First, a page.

Britain has a wide range of dialectal variants, as I'm sure most countries do. But to be honest, if someone asked me to guess whether a person was British or American based purely on whether the way they pronounce "top" could reasonably be written "tap", I would be tempted to guess they're probably American. When I listen to James Cagney's last line in White Heat, it definitely sounds to me like "Made it Ma! Tap of the world!" –  FumbleFingers Jan 1 '12 at 18:37
    
@FumbleFingers, sorry, mine was IPA. Brits actually pronounce it (in IPA) zizitap rather than zɛdzɛdtap? –  msh210 Jan 1 '12 at 20:16
    
@msh210: Did you not know? The spoken name for the letter "z" in Br. Eng. is "zed", as opposed to American "zee". But obviously the name of the band must be what they call themselves, and they're American. So my "British" text-to-speech software had to be configured to make an exception to its default pronunciation. I don't recognise "a" as an IPA symbol for anything English - the IPA symbol that I know for the vowel in not, top, cough is "ɒ", so the band is called "ziː ziː tɒp" (or "ziː ziː tʰɒp", depending on whose symbol set/pronunciation you use). –  FumbleFingers Jan 1 '12 at 22:13

Names tend to be the worst contenders for following general rules. So what speech recognition and tetx-to-speech systems potentially do is have a big database of exceptions. For some applications, e.g. automated telephone directory services, knowing the pronunciation even of fairly unusual surnames is important. (I did some work for a speech technology company where I and other linguists did precisely that: take a huge list of names and create a database of phonetic transcriptions. Needless to say, it's quite painstaking work.)

On the other hand, a general TTS system may either not include such a large database of names and/or not always be able to predict accurately when it needs to use that database. For most general TTS applications, the vast majority of words do not consist of unusual names, so including such a large database of exceptions for the sake of unusual names could actually increase the error rate overall for an average sentence.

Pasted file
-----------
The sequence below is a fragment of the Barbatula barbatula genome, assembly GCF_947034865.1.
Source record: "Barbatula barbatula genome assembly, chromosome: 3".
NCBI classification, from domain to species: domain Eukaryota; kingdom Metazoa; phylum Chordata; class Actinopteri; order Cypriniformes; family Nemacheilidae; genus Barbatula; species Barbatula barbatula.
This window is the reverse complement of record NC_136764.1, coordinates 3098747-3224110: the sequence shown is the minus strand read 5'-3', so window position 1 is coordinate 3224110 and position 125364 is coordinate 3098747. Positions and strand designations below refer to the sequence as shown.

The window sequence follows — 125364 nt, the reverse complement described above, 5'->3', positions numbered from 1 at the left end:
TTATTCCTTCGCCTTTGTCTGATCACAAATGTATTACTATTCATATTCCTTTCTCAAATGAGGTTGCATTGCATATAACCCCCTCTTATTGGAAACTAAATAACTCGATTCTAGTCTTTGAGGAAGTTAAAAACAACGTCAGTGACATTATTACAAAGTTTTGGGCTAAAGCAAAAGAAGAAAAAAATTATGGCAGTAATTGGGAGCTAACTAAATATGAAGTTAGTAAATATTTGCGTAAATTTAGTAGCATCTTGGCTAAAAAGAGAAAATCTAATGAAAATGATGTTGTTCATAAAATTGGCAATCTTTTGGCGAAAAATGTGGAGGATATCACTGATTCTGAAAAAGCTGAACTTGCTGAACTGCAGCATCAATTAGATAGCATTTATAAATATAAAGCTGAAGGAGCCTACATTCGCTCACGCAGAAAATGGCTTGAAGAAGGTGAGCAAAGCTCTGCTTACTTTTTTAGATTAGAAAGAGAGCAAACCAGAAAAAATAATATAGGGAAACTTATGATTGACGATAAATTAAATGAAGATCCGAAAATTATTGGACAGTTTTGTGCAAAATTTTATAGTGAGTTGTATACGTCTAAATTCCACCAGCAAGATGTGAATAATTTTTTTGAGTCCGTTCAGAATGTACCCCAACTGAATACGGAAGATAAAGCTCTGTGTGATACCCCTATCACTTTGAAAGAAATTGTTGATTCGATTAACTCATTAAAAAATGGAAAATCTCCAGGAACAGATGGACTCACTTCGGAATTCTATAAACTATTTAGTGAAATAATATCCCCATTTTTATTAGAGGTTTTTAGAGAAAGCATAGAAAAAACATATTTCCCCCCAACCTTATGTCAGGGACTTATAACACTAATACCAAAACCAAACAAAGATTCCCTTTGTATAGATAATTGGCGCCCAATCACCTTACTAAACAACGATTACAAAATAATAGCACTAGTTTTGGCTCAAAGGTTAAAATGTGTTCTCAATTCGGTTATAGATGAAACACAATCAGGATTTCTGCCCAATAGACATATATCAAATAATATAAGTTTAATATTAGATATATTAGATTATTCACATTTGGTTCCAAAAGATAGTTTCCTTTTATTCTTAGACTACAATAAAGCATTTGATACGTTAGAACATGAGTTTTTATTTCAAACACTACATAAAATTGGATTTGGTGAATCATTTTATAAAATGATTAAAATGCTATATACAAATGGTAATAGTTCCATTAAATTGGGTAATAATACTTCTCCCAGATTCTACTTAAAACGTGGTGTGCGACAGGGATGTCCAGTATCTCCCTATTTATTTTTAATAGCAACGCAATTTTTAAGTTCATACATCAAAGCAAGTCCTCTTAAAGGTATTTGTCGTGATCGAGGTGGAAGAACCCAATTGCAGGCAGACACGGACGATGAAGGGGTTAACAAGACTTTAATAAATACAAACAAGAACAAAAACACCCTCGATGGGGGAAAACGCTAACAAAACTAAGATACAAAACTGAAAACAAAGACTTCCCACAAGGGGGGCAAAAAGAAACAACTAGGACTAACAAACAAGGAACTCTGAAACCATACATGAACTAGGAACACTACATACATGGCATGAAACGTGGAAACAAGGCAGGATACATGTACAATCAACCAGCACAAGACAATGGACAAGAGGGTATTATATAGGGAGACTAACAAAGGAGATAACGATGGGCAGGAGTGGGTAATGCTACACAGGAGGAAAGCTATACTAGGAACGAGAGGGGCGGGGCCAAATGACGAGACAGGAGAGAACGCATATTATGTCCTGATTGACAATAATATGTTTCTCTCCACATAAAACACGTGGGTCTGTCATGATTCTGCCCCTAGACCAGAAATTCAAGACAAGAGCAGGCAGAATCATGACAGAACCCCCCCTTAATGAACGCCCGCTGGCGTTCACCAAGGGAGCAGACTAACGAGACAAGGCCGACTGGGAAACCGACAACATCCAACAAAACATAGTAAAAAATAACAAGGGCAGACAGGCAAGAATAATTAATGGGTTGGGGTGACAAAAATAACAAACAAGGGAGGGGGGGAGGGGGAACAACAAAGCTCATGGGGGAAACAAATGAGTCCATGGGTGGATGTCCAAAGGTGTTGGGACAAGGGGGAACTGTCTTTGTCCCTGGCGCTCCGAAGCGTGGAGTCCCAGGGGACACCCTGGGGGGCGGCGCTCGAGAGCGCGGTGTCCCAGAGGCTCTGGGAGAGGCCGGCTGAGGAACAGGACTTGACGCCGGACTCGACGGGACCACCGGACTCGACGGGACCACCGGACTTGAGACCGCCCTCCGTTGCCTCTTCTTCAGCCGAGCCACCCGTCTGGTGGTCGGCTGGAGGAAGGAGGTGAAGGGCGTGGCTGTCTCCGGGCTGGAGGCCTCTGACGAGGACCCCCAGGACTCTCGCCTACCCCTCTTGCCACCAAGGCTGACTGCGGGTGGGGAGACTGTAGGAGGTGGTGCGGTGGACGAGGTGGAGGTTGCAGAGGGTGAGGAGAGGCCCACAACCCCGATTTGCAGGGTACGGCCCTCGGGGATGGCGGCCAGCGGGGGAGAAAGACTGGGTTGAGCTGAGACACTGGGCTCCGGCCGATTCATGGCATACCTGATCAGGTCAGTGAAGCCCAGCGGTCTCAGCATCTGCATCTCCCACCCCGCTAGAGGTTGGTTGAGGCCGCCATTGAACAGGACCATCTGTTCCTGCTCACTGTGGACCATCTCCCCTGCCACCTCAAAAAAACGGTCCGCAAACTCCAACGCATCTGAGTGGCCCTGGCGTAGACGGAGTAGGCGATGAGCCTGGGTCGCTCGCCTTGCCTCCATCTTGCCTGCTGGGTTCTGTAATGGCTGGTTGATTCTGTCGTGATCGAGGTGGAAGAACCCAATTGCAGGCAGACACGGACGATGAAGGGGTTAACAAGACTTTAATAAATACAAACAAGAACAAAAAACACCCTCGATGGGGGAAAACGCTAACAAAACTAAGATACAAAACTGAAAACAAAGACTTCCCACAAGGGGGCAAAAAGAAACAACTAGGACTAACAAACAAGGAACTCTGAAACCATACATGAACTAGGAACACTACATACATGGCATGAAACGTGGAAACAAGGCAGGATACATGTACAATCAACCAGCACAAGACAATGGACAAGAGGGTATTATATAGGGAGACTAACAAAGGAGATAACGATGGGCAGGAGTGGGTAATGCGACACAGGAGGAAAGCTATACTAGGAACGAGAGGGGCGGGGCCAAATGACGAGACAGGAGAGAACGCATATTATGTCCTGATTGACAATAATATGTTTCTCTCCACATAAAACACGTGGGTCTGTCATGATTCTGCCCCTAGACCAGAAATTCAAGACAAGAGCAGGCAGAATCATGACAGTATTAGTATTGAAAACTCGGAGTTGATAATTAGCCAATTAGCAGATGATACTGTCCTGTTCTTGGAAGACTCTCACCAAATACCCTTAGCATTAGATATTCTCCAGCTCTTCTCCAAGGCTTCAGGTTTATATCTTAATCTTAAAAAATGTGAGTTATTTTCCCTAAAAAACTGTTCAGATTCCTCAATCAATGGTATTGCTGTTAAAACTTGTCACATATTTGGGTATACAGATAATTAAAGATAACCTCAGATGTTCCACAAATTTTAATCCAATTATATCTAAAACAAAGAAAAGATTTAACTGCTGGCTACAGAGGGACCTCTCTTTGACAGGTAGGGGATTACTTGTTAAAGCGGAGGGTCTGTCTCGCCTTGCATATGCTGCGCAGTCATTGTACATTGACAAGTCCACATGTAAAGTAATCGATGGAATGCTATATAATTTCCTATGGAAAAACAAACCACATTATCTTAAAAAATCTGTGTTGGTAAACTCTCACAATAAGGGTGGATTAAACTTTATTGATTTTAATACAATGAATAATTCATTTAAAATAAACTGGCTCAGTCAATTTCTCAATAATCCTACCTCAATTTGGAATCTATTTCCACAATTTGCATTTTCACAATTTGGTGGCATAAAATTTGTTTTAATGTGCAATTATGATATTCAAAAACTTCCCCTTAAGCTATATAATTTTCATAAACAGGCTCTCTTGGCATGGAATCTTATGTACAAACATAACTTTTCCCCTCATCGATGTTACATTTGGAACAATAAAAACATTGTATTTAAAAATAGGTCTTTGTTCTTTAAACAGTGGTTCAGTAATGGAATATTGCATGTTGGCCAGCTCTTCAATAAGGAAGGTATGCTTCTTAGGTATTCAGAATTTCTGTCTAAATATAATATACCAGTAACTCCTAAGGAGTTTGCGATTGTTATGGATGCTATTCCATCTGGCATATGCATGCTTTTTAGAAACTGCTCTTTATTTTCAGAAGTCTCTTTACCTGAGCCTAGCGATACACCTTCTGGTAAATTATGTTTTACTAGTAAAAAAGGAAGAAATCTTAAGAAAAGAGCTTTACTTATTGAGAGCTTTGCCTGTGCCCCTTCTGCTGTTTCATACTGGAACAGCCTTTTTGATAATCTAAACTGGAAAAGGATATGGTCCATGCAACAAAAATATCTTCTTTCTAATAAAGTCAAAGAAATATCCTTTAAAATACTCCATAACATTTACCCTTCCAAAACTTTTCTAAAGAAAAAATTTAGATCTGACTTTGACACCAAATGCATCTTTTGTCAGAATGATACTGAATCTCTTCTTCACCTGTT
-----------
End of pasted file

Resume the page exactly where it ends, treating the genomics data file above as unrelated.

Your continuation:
Your best bet is: use the best-quality TTS system you can find (NOT the ones built into Windows which are completely dreadful) and type a phrase which obviously hints at the name in question actually being a name (e.g. "Hello, Mr _").Maybe compare with another high-quality system. And still take with a pinch of salt.

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The answer is that you can't trust them. They do their best to interpret the word they're presented with but still go by a preschool level set of rules when presented with words they don't know.

They'd pronounce "one" as "oh-nay" if they didn't already have the correct pronunciation in their database.

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I think it's fair to say that all "non-trivial" software speech synthesisers will use the equivalent of "phonetic representations" for at least some words that would otherwise be mispronounced. But virtually by definition these will mainly be common words that most of us wouldn't need to look up anyway, so your overall conclusion is still perfectly valid. –  FumbleFingers Jul 28 '11 at 16:06